How can Trump fairly present his claim of fraud if the court prevents hearings where the parties will testify under the penalty of perjury?
Election fraud is not just a real issue; it is a deadly serious one to our country’s future. Original reporting at The Federalist and many other outlets have unearthed sprawling voter distrust born of the first-hand experience with fraud after fraud in major Democratic machine cities.
These problems are real and deserve real and meticulous attention. Fraud undermines the very trust and faith underpinning the United States’ tradition of a peaceful transfer of power, and allowing fraud to continue without consequence is a threat to that peace. Election Fraud Is Too Important To Be Left To Conspiracy Theorists (thefederalist.com)
Most Americans are concerned about genuine voter fraud; those beliefs are intertwined with the notion that the scam is real and provable. Thus far, courts have rejected the President’s claims of fraud owing to the lack of evidence presented in the pleadings; such conclusions, however, to some degree, beg the question: How can you prove your claim of fraud if the court prevents hearings where the parties, under the penalty of perjury, would testify?
On the other hand, is it legitimate for a party to be allowed to proceed with his or her civil claims without asserting a reasonable degree of evidence to support the claim? In other words, should the Trump pleadings contain enough facts to state a claim to relief that is plausible on its face? Or should the requirement be that the moving papers should only be required to show a conceivable claim? Or, more liberally, should the claim be allowed to go forward if future evidence might be produced to support the claimed relief?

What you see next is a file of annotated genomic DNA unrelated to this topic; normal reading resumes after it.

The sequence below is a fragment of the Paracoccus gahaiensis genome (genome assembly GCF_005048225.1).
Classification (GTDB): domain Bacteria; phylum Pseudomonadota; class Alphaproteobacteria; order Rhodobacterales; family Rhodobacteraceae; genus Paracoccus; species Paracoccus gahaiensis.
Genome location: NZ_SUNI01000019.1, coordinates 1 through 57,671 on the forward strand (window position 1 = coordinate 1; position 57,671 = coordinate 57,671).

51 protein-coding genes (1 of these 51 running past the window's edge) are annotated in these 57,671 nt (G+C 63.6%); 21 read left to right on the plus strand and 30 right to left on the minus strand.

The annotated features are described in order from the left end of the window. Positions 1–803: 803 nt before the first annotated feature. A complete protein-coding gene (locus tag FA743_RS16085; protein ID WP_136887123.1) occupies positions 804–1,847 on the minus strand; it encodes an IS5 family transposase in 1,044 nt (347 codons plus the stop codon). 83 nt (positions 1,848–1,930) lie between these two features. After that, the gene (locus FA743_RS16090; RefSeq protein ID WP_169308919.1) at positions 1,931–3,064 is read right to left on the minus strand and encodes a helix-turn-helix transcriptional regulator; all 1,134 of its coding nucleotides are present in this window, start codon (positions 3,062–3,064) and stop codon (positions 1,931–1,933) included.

Both state and federal courts have wrestled over the appropriate level of persuasion needed to overcome a dismissal of the pleadings; the Supreme Court may revisit this issue.
We think that motions to dismiss should not be granted where the factual allegations rise above a speculative level. It seems apparent that Trump has raised sufficient allegations, regardless of the impact on vote totals (e.g., even if there was a fraud, and certain votes would be discounted, Biden would still win). Trump should nevertheless have his day in court where witnesses will be required to be under oath.
Future elections need to be conducted free of fraud, and several voting practices and procedures in various states need to be scrutinized for voting irregularities and fraud. The trust in the election process is now at an all-time low—this is not healthy for America. These truths support the granting of a formal hearing where such issues can be further refined and analyzed.